Date: 1943
Brand: Chesterfield
Manufacturer: Liggett & Myers Tobacco Company
Campaign: Movie Stars - Women
Theme: Movie Stars
Keywords: females, actors, Claudette Colbert
Quote: America Needs Nurses Enlist Now.

Comment: Claudette Colbert (1903 - 1996) This ad fulfills three purposes: it recruits nurses for WWII (the top line reads: America needs nurses Enlist now ), it publicizes Paramount Pictures new feature film, So proudly We Hail, and, most obviously, it advertises Chesterfield cigarettes (the imagery and copy text for Chesterfields dominates over half of the ad). In fact, the patriotism masks the ad s true intent of marketing cigarettes. The film paid tribute to the nurses in the Pacific War; While trapped behind the enemy lines, three nurses struggled to keep their staff and patients safe and in high spirits. The ad features the three main characters from the film, glamorous actresses Claudette Colbert (1903-1996) as Lieutenant Janet Davy Davidson, Paulette Goddard (1910-1990) as Lieutenant Joan O Doul, and Veronica Lake (1922-1973) as Lieutenant Olivia D Arcy. Colbert ultimately passed away after suffering from a series of strokes, Goddard passed away from emphysema, and Lake passed away from hepatitis and renal failure due to alcoholism.





Movie Stars - Women

The 1920s and 1930s saw the heyday of celebrity endorsement, with celebrities hawking everything from soap and pantyhose to canned beans and cars. Tobacco companies were especially fond of celebrity testimonials, enlisting hundreds upon hundreds of celebrities to endorse their tobacco products well into the 1960s. In these advertisements, movie stars, famous singers, athletes, and even socialites graced the pages of popular magazines, editorials, and newspapers printed across the country.

Famous voices, in this case female movie stars, had a particular appeal for cigarette advertisers. The emphasis on a healthy, clear voice in the movie star s line of work was an ideal avenue for portraying cigarettes as healthful, rather than harmful. The concept was that if a famous actress entrusted her voice and throat her source of revenue to a cigarette brand, then it must not be so bad! For example, a consumer might see an ad and muse, If Lucille Ball trusts Chesterfield, then it s good enough for me. In addition to providing health claims, movie stars were also glamorous and represented a walk of life attractive to consumers who were already invested in tabloids and the lives of the show business elite.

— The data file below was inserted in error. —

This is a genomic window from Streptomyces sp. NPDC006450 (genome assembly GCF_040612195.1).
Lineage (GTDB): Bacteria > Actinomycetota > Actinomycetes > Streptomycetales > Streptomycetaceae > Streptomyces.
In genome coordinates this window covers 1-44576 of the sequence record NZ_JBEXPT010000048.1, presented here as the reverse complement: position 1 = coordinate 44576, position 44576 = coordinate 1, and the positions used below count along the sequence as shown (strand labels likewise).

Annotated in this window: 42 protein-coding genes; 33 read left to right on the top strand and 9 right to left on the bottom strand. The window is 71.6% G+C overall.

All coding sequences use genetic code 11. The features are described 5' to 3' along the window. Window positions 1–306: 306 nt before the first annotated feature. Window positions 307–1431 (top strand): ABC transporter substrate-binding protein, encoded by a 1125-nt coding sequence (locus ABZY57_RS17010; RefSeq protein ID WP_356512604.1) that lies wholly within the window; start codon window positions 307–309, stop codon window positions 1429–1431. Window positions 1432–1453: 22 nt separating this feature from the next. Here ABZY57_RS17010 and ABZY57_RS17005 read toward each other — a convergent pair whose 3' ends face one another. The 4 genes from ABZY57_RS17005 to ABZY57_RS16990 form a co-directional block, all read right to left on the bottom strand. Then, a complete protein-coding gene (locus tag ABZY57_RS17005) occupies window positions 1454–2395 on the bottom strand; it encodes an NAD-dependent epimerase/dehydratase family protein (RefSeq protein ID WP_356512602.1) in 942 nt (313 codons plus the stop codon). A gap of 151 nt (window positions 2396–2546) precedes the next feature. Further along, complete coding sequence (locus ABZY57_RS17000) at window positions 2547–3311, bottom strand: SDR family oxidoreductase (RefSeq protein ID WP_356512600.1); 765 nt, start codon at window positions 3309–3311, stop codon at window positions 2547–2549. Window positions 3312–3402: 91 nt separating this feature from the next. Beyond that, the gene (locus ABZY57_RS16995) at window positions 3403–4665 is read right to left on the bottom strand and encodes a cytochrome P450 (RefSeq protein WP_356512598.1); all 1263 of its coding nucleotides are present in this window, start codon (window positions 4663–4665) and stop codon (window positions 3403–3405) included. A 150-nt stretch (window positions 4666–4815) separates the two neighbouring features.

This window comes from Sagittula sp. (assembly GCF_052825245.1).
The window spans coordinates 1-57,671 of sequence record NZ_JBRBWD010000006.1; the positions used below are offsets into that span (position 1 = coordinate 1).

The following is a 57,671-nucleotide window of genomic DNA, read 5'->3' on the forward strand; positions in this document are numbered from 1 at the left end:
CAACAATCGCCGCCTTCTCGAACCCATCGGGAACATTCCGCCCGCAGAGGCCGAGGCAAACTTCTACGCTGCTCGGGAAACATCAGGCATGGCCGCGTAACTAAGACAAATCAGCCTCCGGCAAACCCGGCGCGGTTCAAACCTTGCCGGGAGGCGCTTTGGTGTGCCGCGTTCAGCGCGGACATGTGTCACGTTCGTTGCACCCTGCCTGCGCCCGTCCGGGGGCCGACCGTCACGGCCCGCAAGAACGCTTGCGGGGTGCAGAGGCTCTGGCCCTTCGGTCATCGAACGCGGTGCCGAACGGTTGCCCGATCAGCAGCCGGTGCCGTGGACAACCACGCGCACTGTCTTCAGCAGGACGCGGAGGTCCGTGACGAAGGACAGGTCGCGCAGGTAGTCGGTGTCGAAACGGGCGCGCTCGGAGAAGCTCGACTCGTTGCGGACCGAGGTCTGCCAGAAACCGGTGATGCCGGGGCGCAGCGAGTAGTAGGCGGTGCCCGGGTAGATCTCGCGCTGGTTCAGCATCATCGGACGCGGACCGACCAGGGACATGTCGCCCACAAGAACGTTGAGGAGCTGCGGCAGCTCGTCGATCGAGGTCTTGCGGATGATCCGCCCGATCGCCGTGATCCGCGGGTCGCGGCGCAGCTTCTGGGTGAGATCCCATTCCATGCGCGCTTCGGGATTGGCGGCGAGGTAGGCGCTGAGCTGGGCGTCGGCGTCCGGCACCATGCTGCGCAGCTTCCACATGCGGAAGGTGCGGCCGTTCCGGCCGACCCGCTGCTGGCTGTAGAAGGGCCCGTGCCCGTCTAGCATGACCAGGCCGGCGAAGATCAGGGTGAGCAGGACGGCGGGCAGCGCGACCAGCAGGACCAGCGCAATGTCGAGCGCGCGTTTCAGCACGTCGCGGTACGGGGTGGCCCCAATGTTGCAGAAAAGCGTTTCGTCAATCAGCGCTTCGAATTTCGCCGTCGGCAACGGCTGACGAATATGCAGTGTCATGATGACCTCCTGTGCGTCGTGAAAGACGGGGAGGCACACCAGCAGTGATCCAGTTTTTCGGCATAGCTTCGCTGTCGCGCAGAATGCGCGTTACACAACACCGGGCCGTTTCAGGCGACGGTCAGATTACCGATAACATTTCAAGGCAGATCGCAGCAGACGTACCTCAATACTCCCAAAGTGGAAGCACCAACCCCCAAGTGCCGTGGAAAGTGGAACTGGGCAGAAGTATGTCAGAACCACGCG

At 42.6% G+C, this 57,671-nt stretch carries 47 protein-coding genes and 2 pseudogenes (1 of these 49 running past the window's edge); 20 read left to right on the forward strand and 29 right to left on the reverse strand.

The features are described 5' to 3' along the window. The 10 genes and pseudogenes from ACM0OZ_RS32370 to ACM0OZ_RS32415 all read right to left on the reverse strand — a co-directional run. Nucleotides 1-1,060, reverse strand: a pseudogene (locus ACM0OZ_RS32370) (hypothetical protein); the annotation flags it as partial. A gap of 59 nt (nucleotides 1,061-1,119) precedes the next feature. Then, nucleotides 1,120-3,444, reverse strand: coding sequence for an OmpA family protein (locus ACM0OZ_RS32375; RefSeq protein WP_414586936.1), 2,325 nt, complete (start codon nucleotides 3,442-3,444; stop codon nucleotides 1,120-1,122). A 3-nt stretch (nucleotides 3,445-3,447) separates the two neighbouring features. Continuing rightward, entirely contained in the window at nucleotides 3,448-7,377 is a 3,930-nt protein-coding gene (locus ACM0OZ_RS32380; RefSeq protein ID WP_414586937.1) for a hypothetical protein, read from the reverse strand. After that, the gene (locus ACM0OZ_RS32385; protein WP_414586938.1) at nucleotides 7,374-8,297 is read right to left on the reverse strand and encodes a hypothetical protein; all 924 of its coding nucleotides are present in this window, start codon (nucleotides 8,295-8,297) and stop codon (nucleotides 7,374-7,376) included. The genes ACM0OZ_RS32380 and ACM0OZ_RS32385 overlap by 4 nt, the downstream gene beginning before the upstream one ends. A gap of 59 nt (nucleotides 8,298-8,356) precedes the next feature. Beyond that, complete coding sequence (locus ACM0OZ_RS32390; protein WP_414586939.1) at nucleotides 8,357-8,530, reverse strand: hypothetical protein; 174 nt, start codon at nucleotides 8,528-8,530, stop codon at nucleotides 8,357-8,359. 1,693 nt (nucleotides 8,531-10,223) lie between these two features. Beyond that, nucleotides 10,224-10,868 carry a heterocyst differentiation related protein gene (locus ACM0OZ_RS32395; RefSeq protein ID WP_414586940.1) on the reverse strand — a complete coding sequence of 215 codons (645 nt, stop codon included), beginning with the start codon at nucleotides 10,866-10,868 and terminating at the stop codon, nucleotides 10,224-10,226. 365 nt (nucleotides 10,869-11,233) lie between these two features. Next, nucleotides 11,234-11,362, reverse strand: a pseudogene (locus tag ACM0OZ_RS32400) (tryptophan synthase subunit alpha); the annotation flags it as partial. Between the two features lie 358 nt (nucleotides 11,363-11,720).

It wasn t until 1964 that tobacco companies were banned from using testimonials from athletes, entertainers, and other famous personalities who might be appealing to consumers under 21 years of age.

The 1920s and 1930s saw the heyday of celebrity endorsement, with celebrities hawking everything from soap and pantyhose to canned beans and cars. Tobacco companies were especially fond of celebrity testimonials, enlisting hundreds upon hundreds of celebrities to endorse their tobacco products well into the 1960s. In these advertisements, movie stars, famous singers, athletes, and even socialites graced the pages of popular magazines, editorials, and newspapers printed across the country.

Famous voices, in this case female movie stars, had a particular appeal for cigarette advertisers. The emphasis on a healthy, clear voice in the movie star s line of work was an ideal avenue for portraying cigarettes as healthful, rather than harmful. The concept was that if a famous actress entrusted her voice and throat her source of revenue to a cigarette brand, then it must not be so bad! For example, a consumer might see an ad and muse, If Lucille Ball trusts Chesterfield, then it s good enough for me. In addition to providing health claims, movie stars were also glamorous and represented a walk of life attractive to consumers who were already invested in tabloids and the lives of the show business elite.

It wasn t until 1964 that tobacco companies were banned from using testimonials from athletes, entertainers, and other famous personalities who might be appealing to consumers under 21 years of age.






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